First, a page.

What an expensive and stupid error! If you have ever made an impulse buy or spent way too much money and regretted it the next day, you know exactly how sick I felt. I had just spent ninety-nine dollars on something pointless and embarrassing. What was I ever going to do with a sexy picture of myself ? And who was I kidding? I was not sexy! I called the studio in an attempt to cancel, and unable to do so, I decided to schedule the shoot quickly so I could put this whole ordeal behind me.
The day of my shoot, I packed the kids off to school, shoved some lingerie and heels in my gym bag, and traipsed through the snow in my sweats and boots to my appointment. Feeling stiff, awkward, and stupid, I allowed the photographer to help me pose, as she explained which angles were good for my body. Before long, we were laughing it up, and I was having a ton of fun! It felt good to do something so outside my comfort zone that was strictly for me.
Two weeks later, the day of reckoning arrived. It was time to go see the actual pictures, which I really didn’t want to do. I knew that there was going to be a huge gap between the way I thought I looked and the way I actually looked, and I didn’t want my fun memory of the day of the shoot to be destroyed by reality.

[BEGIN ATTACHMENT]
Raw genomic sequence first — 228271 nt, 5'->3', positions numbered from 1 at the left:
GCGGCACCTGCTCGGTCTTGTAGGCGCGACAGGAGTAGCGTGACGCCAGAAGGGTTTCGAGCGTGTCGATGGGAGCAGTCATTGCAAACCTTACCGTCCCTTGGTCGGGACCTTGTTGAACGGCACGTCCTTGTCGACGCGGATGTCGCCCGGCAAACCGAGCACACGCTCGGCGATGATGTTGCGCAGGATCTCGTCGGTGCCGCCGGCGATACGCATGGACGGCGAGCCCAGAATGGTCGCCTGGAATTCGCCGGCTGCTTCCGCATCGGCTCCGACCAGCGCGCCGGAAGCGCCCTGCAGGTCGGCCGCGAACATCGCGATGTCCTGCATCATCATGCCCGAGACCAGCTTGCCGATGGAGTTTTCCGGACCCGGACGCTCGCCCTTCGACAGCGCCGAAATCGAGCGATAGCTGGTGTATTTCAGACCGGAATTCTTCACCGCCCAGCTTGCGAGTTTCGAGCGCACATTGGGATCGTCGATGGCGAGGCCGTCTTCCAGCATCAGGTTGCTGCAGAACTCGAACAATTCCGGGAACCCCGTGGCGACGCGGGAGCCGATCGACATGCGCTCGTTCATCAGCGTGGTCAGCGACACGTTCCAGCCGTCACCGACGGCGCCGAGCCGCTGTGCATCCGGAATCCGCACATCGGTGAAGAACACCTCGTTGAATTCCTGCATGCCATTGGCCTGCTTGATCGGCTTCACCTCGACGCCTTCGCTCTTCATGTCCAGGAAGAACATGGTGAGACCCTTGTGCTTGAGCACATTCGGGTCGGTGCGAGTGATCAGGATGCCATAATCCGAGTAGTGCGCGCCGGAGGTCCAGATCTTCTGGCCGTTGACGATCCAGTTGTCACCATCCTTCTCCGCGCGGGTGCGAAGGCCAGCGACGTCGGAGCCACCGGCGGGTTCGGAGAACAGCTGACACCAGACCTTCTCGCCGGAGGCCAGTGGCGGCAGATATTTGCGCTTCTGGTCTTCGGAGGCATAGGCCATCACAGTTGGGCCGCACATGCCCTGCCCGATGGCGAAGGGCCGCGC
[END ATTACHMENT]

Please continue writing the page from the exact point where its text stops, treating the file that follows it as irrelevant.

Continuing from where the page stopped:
Arriving at the studio, I was ushered into a private viewing room with a plush couch and a flat-screen TV. They handed me a glass of sparkling lemon water and dimmed the lights, and on the screen in front of me appeared a gorgeous, artistic black-and-white photograph of a woman.
While I loved everything about the picture, I was disappointed that I couldn’t just see my own photos and get back home.
But something was so familiar about the photo that I looked again. The lingerie was strikingly similar to one of the outfits I had chosen, except mine wasn’t that sheer because it had been a different color. Her shoes resembled mine, too, except . . .
The realization was staggering. The outfit was similar to mine because it was mine. Those were my shoes because it was me in the picture. Me. I was the beautiful woman, and I couldn’t figure out how that could be. Not only did I select a picture that I was happy with, but I bought the whole CD of images as well!
The simple act of seeing myself in pictures, from a totally different perspective, made me realize how much I had dimmed my own sparkle and light in order to fit in and muscle my way through life. How could I have looked into mirrors every day and not seen my own inner beauty, my own soul’s light? For some reason, those pictures reminded me of who I really am and empowered me to make myself a priority in my own life, to put myself back on my never-ending to-do list.